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The Progressive Miners of America, a reformist union, was organized in 1932 by miners dissatisfied with the leadership of the United Mine Workers of America. The movement had its roots in March 1930 when disgruntled members of the UMWA, led by Alexander Howatt and John H. Walker, formed the Reorganized United Mine Workers of America. This organization attempted to overthrow what they called the dictatorship of UMWA President John L. Lewis, appealing to the Illinois court system to recognize them as the legitimate UMWA. While the Reorganized Mine Workers initially gained substantial support in Illinois and West Virginia, the Illinois courts ruled in favor of the old UMWA. Without legal standing the rebel group collapsed in 1931.

One year later, in September 1932, the leaders of the Reorganized Mine Workers reunited to form the Progressive Miners of America. With Joe Ozanic as its president, this new union promised to give more power to local unions and allow them to elect their own officials, rights not then available to members of the UMWA. With support from the American Federation of Labor, the Progressive Miners aggressively campaigned against John L. Lewis and the UMWA.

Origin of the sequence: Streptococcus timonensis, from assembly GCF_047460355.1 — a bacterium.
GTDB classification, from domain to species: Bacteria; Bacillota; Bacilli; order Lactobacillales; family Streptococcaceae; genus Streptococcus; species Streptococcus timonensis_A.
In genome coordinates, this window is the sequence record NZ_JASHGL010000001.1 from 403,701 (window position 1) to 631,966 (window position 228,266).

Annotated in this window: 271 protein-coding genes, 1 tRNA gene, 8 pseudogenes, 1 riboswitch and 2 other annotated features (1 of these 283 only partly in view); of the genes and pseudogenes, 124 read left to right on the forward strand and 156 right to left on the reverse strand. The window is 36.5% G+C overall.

Frank Keeney and Thomas Haggerty led the Progressive Miners fight in West Virginia. Competition between the rival unions grew intense in southern West Virginia, particularly at the mining town of Ward, Kanawha County. In certain instances UMWA members physically attacked field organizers for the PMA and, as a result, many miners were afraid to join the new union.

The conflict continued until UMW District 17 President Van A. Bittner negotiated a union-shop agreement with the local coal operators in May 1939. This union-shop agreement required any miner working at a given mine to join the UMWA. Shortly thereafter, support for the PMA collapsed and the union disbanded.

This Article was written by C. Belmont Keeney

Last Revised on October 22, 2010

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Sources

Harris, Evelyn K. & Frank J. Krebs. From Humble Beginnings: The West Virginia State Federation of Labor, 1903-1957. Charleston: West Virginia Labor History Pub. Fund, 1960.

Brophy, John. A Miner's Life. Madison, WI: University of Wisconsin Press, 1964.

Cite This Article

Keeney, C. Belmont "Progressive Miners of America." e-WV: The West Virginia Encyclopedia. 22 October 2010. Web. 21 August 2017.

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